Promise City, IA
Jerry Harvey, an Iowa dairy farmer, has recently become a grassroots organizer, pulling together dairy farmers in the fight for their livelihoods.
Born and raised in Iowa, Jerry Harvey has worked on a dairy farm for all of his life, working his way up from relief milker to owner. When the owner of the dairy he worked at for 13 years passed away and the family decided to sell the farm, Jerry reluctantly took a job in town. But he didn’t like it and it wasn’t long before he went to the bank, got himself a loan and bought that farm, which he owns and operates with his sons Jamey and Jeremy today. Harvey Family Dairy milks about 70 Holstein and Holstein-crosses farming on close to 250 acres in Wayne County, Iowa.
Jerry and his boys acknowledge dairying is a sacrifice; as Jerry explains, “Cows give milk seven days a week, 365 days a year–there’s no day off in dairying.” But as Jerry puts it, “It’s a sacrifice worth making because we’re working to build something together. This is a family farm–it’s our way of life.”
With the help of his sons Jamey and Jeremy, part of the family works together (Jerry and his wife Carol have five children, three of which work off the farm, and seven grandchildren) and they all enjoy some time off together. Jamey and Jeremy share milking duties and Jerry is back in his role as relief milker, taking a few shifts so that each of the men gets one day off a week. In between the morning and evening milkings, all three men are busy fixing fences and equipment, baling hay, hauling manure, and running the in and outs of the family farm. Jerry says, “There’s always something to do.”
But lately there’s been even more to do. In January, Jerry picked up the phone and called Farm Aid. “I’m a dairy farmer in Iowa and times are tough,” he began. “I’m calling to find out what I can do to help other dairy farmers because I know I’m not alone in this.”
Farmers being the kind of people they are, Farm Aid occasionally gets these kinds of calls. The farm movement that started during the 1980s grew out of this sentiment — this desire for folks going through a hard time to not just throw up their hands and give up but instead to dig in, get involved, and help others through it too. Jerry is one of those people.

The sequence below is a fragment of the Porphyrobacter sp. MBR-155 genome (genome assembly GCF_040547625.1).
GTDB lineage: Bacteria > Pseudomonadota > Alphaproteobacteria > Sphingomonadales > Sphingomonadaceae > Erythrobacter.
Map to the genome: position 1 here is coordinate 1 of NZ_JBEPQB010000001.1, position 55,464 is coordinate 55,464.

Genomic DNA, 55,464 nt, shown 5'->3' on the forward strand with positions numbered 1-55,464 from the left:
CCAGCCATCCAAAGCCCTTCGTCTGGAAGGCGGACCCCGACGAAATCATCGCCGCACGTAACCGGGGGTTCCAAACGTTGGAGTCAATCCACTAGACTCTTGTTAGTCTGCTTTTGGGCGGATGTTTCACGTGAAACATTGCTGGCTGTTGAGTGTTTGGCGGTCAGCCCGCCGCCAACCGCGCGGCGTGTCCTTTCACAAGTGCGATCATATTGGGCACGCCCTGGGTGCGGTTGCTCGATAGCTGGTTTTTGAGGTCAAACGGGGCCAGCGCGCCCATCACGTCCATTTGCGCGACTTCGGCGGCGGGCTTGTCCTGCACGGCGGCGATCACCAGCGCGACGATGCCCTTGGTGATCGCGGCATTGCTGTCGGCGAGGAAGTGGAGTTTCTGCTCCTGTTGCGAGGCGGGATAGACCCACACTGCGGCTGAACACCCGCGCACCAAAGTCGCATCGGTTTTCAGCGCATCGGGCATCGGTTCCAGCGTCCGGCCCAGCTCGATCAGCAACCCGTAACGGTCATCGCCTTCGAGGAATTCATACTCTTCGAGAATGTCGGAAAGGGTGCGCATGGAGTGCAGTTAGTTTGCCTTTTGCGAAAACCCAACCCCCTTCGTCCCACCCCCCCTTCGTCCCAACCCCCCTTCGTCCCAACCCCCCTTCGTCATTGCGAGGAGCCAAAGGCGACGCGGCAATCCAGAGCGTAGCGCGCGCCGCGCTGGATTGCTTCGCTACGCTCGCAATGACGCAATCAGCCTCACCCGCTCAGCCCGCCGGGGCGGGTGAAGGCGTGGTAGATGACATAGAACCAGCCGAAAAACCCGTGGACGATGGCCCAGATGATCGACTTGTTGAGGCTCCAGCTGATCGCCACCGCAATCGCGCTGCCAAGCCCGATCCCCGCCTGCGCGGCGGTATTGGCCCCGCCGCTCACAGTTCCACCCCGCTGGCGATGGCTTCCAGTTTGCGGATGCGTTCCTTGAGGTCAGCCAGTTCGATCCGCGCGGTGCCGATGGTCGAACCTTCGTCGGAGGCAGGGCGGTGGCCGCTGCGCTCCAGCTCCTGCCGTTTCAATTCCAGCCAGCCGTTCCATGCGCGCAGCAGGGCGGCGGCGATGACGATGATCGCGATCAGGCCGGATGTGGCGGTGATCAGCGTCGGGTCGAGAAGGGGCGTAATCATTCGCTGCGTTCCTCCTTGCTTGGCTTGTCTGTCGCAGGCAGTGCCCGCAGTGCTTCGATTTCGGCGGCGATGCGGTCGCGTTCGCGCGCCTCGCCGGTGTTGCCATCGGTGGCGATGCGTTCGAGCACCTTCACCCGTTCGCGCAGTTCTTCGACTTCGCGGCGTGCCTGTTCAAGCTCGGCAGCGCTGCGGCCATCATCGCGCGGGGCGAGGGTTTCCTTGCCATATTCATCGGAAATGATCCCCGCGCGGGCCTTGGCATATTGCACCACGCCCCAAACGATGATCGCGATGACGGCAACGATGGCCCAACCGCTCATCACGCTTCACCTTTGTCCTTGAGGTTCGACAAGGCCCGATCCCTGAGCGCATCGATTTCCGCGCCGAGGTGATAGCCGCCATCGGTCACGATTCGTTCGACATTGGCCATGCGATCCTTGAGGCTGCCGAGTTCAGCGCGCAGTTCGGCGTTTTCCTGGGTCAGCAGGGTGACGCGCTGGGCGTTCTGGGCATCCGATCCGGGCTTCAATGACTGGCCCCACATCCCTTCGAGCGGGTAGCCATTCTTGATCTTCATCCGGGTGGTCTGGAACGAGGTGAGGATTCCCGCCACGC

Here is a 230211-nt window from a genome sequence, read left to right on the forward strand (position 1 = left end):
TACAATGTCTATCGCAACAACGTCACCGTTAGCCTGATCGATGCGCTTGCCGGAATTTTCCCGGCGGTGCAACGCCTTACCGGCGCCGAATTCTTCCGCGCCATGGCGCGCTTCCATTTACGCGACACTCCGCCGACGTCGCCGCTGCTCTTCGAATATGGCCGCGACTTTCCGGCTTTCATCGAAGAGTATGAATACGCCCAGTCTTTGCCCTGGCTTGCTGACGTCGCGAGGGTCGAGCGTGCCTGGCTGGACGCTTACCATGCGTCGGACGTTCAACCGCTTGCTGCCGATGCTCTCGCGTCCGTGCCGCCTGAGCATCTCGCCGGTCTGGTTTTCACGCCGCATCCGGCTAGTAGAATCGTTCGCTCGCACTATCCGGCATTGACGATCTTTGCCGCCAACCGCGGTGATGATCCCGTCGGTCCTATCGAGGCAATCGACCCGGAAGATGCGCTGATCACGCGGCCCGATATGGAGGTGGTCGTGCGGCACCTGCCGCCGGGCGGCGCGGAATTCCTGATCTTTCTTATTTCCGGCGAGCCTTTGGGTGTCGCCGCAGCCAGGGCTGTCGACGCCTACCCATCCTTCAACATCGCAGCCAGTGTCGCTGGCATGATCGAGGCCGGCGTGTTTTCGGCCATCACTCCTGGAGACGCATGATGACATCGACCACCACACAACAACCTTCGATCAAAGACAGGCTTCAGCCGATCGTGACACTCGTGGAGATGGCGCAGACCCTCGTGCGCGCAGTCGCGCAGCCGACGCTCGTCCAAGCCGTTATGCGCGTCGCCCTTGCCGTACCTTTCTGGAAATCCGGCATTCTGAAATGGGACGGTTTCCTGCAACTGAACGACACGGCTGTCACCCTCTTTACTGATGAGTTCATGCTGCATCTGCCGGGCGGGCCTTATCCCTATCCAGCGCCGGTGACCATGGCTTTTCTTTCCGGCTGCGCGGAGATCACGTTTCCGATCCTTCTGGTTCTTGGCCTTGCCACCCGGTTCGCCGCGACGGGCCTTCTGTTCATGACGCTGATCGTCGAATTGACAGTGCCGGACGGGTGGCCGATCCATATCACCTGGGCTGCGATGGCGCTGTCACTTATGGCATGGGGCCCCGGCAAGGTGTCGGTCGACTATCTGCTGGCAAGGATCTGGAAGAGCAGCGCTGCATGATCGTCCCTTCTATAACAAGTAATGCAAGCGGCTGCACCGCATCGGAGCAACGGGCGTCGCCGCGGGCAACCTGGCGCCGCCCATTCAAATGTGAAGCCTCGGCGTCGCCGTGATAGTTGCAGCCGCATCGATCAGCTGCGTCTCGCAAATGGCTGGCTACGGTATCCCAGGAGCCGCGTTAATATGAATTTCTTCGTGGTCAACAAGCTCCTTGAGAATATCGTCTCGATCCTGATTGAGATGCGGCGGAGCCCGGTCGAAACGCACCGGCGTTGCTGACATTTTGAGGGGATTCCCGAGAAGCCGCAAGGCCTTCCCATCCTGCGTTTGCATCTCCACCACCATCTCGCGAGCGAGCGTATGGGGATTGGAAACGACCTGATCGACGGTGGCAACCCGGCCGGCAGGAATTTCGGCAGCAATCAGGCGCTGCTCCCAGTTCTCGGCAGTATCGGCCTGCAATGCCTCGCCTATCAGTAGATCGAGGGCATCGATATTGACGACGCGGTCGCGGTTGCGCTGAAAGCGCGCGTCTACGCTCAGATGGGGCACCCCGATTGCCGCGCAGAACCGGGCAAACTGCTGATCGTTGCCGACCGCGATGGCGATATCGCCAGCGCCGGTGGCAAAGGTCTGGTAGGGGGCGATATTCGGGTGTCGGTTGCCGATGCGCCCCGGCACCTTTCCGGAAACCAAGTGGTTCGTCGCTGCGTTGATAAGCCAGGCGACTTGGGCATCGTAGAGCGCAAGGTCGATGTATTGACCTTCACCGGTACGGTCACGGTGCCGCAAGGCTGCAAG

We gave Jerry a couple local resources to start with–Farm Aid-funded groups who would be helpful to him as he got to know the issues around dairy pricing and why farmers have seen their milk checks cut in half over the past year. Joel Morton, Farm Aid Hotline Coordinator, and Jerry have been talking regularly ever since. Since that first call, Jerry, with the help of his sons and fellow Iowa farmers Chad Tiffany and Andy Nagel, as well as farm advocate Dave Knipper, have organized a dairy rally in Des Moines, appeared in print, and on radio and tv, gotten to know their congresspeople, and have planned the next rally, which takes place Saturday, May 30, 2009 in Manchester, Iowa, and includes dairy farmers from Iowa, Wisconsin, Minnesota, New York and Pennsylvania.
You may have seen Jerry on the news… he’s an eloquent farmer speaking about what’s close to his heart. But as he explains it, “I don’t know all the reasons behind what’s going on right now–I just know there’s something wrong. This isn’t just happening to the small dairies; it’s not an issue of, you know, this is the way business works and we’re weeding out the weak ones and the strong will survive. This dairy crisis is weeding out thousands of farmers. And we can’t afford that.”
Jerry never thought he’d be doing this kind of advocacy work. He says, “I’m not really built for this. I’m a country boy–I want to do my work, go fishing, and have fun. I’m no politician. But if we don’t do something, we’re not going to have any dairy farms left.” He enumerates the benefits that dairy farmers bring to their communities: providing a strong tax base, supporting other local farmers who raise hay and grain for animal feed, spending money at the lumber store and hardware store, investing in the local bank, providing jobs for haulers who transport feed and milk, and more. But for Jerry the point is that dairy farming is a way of life he and his family enjoy.
“We want to stand up for what we believe in and that’s that everyone deserves a fair chance. Not everyone will be a success in business and we’re not saying they should, but when all dairy farmers are facing this 50% drop in their milk checks, checks that can’t even cover half the bills, there’s something wrong with the system and there’s got to be a better way.”